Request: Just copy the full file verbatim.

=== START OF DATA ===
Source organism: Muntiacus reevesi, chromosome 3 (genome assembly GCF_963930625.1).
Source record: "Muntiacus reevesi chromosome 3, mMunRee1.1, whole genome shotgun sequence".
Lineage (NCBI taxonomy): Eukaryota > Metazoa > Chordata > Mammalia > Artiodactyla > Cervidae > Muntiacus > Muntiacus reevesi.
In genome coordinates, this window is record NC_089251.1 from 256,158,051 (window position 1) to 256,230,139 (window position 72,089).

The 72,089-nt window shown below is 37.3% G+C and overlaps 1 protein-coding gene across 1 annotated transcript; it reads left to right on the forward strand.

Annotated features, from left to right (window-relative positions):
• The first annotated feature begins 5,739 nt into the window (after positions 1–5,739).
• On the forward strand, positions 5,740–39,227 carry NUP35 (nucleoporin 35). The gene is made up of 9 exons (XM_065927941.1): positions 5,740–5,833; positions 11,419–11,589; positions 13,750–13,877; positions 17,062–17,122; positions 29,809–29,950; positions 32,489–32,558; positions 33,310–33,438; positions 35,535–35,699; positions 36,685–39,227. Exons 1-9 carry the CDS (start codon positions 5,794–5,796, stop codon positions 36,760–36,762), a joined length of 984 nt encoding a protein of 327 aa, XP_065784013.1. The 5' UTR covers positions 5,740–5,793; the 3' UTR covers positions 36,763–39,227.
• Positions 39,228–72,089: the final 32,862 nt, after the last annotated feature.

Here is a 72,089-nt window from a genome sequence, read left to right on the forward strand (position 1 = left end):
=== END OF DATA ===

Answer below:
Source organism: Muntiacus reevesi, chromosome 3 (genome assembly GCF_963930625.1).
Source record: "Muntiacus reevesi chromosome 3, mMunRee1.1, whole genome shotgun sequence".
Lineage (NCBI taxonomy): Eukaryota > Metazoa > Chordata > Mammalia > Artiodactyla > Cervidae > Muntiacus > Muntiacus reevesi.
In genome coordinates, this window is record NC_089251.1 from 256,158,051 (window position 1) to 256,230,139 (window position 72,089).

The 72,089-nt window shown below is 37.3% G+C and overlaps 1 protein-coding gene across 1 annotated transcript; it reads left to right on the forward strand.

Annotated features, from left to right (window-relative positions):
• The first annotated feature begins 5,739 nt into the window (after positions 1–5,739).
• On the forward strand, positions 5,740–39,227 carry NUP35 (nucleoporin 35). The gene is made up of 9 exons (XM_065927941.1): positions 5,740–5,833; positions 11,419–11,589; positions 13,750–13,877; positions 17,062–17,122; positions 29,809–29,950; positions 32,489–32,558; positions 33,310–33,438; positions 35,535–35,699; positions 36,685–39,227. Exons 1-9 carry the CDS (start codon positions 5,794–5,796, stop codon positions 36,760–36,762), a joined length of 984 nt encoding a protein of 327 aa, XP_065784013.1. The 5' UTR covers positions 5,740–5,793; the 3' UTR covers positions 36,763–39,227.
• Positions 39,228–72,089: the final 32,862 nt, after the last annotated feature.

Here is a 72,089-nt window from a genome sequence, read left to right on the forward strand (position 1 = left end):